I’m impulsive when it comes to the little things in my life. I feel that it enables me to better adapt to the situation. This is why I will decide around 5 o’clock what I will cook for dinner. The same goes with the activities for my son’s advent calendar.
A recent study involving nearly 11,000 students and almost 500 teachers in a rural community — Bentonville, Arkansas, to be precise — shows that kids acquire important skills when they are exposed to arts. This research suggests that students actually retain a great deal of factual information from their tours. And this is contrary to current museum education beliefs and practices.
There are many posts and articles already written about “oversharing”, giving a digital identity to babies, creating a digital trust for your newborn and the right to privacy of kids. Before I wrote my posts, I asked why should I write another one. As I continued to research the topic, I failed to find my viewpoint in all those posts. I decided to share my side of the story.
I want to start the discussion with the fact that many things will have impact on a kid’s development and will shape who that kid will become as an adult. Our parent actions have always been one of them. I approach social media as one more component to the equation.
In six words: to prepare him for the world. It has nothing to do with the fact that I’m a visual person or the fact that design is in my bones. I found my design and architectural style at 6 years old. I recalled our Sunday car rides where my parents drove to see upscale houses across the province. My parents looked at traditional houses while I admired the rare modern architecture houses that we encountered. They knew about my preference and encouraged it. Each time that we passed by a modern house they made sure that I saw it.
Kids as young as two years old are able to appreciate art. Last night, I got another proof that toddlers can be moved by art the same way that we do.
My husband hung a small painting from an established local artist on a wall of my son’s bedroom while I read the bedtime stories to our son in the living room. As he stepped into his bedroom, the painting captured his attention. My son had a true awe moment. The first thing my toddler boy did after he noticed the painting was to sat in front of it to admire it further. I am so glad that I resisted the temptation when I was pregnant to buy him baby art. At the time, I had the feeling that he would outgrow his nursery quickly. He did!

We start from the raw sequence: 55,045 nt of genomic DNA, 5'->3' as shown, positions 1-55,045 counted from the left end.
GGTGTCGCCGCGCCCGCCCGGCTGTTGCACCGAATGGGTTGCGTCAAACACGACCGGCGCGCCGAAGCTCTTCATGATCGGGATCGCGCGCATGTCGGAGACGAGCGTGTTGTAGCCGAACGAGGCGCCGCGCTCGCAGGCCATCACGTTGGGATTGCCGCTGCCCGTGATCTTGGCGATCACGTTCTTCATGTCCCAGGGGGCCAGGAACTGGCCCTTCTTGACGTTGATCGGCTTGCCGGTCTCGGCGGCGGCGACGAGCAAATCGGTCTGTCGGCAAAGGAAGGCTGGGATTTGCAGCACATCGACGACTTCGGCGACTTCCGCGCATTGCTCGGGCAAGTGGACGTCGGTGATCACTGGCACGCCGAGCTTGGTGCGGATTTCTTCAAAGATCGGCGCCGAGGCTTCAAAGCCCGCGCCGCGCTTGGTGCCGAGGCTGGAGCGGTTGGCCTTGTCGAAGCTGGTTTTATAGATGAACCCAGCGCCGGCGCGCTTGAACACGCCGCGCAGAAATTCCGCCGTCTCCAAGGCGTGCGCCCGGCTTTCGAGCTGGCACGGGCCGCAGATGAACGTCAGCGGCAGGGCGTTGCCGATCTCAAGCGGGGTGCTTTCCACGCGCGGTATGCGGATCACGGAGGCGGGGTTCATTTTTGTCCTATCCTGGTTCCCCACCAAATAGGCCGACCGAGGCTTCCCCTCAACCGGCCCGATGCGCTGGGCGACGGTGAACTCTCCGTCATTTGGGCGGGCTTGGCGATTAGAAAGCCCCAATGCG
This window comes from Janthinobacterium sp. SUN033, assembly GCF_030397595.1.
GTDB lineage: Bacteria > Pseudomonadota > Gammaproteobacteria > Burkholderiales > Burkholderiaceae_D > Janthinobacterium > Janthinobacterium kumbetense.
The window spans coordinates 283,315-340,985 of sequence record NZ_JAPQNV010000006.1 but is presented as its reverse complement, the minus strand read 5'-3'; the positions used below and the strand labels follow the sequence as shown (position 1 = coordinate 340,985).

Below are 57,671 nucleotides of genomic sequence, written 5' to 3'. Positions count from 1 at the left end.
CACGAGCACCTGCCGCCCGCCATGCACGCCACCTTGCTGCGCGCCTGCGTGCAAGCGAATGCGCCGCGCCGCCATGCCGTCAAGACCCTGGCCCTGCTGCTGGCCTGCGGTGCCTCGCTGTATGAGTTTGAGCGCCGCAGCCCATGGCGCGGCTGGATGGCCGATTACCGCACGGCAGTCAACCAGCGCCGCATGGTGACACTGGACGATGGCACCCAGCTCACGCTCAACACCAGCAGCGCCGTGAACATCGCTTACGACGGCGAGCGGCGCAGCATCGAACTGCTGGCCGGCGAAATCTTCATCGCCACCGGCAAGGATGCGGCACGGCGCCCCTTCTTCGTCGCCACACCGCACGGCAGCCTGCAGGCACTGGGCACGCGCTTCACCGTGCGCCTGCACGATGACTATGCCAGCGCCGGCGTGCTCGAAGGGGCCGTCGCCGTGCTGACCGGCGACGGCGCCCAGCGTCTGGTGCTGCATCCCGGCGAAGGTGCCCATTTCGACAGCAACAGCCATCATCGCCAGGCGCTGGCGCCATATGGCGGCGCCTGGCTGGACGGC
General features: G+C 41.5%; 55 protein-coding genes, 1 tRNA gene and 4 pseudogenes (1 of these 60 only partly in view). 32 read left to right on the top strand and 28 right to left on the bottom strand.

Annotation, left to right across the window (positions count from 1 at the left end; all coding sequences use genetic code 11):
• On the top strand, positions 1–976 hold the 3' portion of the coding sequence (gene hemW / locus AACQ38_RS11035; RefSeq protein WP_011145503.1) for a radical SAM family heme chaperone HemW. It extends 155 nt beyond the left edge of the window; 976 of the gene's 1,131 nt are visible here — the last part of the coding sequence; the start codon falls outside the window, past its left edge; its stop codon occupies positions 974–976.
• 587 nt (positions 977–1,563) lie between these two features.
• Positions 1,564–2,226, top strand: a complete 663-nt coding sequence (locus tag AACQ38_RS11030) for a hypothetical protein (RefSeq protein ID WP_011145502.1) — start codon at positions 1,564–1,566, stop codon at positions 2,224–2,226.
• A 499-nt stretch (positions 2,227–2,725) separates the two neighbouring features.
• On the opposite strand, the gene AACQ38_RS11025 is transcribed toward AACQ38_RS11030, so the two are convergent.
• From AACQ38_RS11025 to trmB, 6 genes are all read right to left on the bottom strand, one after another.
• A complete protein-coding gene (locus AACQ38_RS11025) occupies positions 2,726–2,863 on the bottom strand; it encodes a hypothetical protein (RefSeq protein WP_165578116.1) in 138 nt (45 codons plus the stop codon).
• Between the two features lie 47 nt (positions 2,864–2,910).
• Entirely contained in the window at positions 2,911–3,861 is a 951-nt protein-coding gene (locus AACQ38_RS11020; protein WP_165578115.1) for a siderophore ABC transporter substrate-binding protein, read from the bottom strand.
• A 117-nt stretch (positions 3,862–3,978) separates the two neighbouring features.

As an entrepreneur, a citizen and a parent, I am concerned about our education system. I question how we educate kids, and more importantly, how we can give kids the best chances to succeed in life and at work. I am not alone with that concern. Homeschooling and the emergence of digital schools are an indication that some parents and students aren’t happy with the current school system.
Many thinkers, like Sir Ken Robinson, are looking at ways to change education from the ground up. Yes, the conversation goes further than whether kids should use a tablet in the classroom. It is the entire system that must be adapted to a new reality. Changing a few pieces at a time won’t work because there will be missing pieces. For example, you need to have applications and train teachers about the possibilities of the iPad. Turning the old books into a digital format won’t cut it. Teachers will need to reinvent how they teach their courses.
What we need to do is rethink the curriculum, the teaching methods, the tools that teachers and students will use, the workshops, and how this impacts the design of the classrooms and the school. We should also rethink the school calendar and the activities. More importantly, we must rethink the purpose of education in 2013 and beyond.
Deciding whether or not to send your baby to day care is not an easy question for parents. When faced with the costs of high quality day care, many parents argue that the take home pay of the second income, usually the mom, is enough to justify the expenses. In my view, they failed to include the benefits for the kids of attending day care in their equation. Here is my thinking.
My role as a parent is to prepare my children to become happy, independent, caring, open-minded and productive members of the society. I believe that being in day care better prepares my son for the real world.